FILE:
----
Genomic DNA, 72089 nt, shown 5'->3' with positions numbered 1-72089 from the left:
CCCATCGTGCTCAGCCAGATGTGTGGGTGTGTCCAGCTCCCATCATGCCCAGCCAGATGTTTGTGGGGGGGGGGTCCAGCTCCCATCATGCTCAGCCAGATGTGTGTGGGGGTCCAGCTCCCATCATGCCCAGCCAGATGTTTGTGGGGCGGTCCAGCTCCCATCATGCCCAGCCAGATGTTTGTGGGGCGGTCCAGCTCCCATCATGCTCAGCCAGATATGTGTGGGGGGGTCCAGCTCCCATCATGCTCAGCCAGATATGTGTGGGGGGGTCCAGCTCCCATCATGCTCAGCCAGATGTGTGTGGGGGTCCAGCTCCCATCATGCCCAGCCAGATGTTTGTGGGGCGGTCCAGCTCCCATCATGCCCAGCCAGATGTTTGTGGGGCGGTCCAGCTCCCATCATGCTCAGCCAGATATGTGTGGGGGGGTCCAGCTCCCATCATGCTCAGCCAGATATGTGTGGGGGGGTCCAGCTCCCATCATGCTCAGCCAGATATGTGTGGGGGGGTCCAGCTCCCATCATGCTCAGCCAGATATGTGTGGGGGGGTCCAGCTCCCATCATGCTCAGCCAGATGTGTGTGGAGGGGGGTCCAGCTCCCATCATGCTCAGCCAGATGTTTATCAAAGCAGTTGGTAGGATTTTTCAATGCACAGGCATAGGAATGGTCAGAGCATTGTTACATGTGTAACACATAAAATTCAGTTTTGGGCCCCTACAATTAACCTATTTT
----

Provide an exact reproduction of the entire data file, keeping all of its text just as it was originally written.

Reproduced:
Genomic DNA, 72089 nt, shown 5'->3' with positions numbered 1-72089 from the left:
CCCATCGTGCTCAGCCAGATGTGTGGGTGTGTCCAGCTCCCATCATGCCCAGCCAGATGTTTGTGGGGGGGGGGTCCAGCTCCCATCATGCTCAGCCAGATGTGTGTGGGGGTCCAGCTCCCATCATGCCCAGCCAGATGTTTGTGGGGCGGTCCAGCTCCCATCATGCCCAGCCAGATGTTTGTGGGGCGGTCCAGCTCCCATCATGCTCAGCCAGATATGTGTGGGGGGGTCCAGCTCCCATCATGCTCAGCCAGATATGTGTGGGGGGGTCCAGCTCCCATCATGCTCAGCCAGATGTGTGTGGGGGTCCAGCTCCCATCATGCCCAGCCAGATGTTTGTGGGGCGGTCCAGCTCCCATCATGCCCAGCCAGATGTTTGTGGGGCGGTCCAGCTCCCATCATGCTCAGCCAGATATGTGTGGGGGGGTCCAGCTCCCATCATGCTCAGCCAGATATGTGTGGGGGGGTCCAGCTCCCATCATGCTCAGCCAGATATGTGTGGGGGGGTCCAGCTCCCATCATGCTCAGCCAGATATGTGTGGGGGGGTCCAGCTCCCATCATGCTCAGCCAGATGTGTGTGGAGGGGGGTCCAGCTCCCATCATGCTCAGCCAGATGTTTATCAAAGCAGTTGGTAGGATTTTTCAATGCACAGGCATAGGAATGGTCAGAGCATTGTTACATGTGTAACACATAAAATTCAGTTTTGGGCCCCTACAATTAACCTATTTT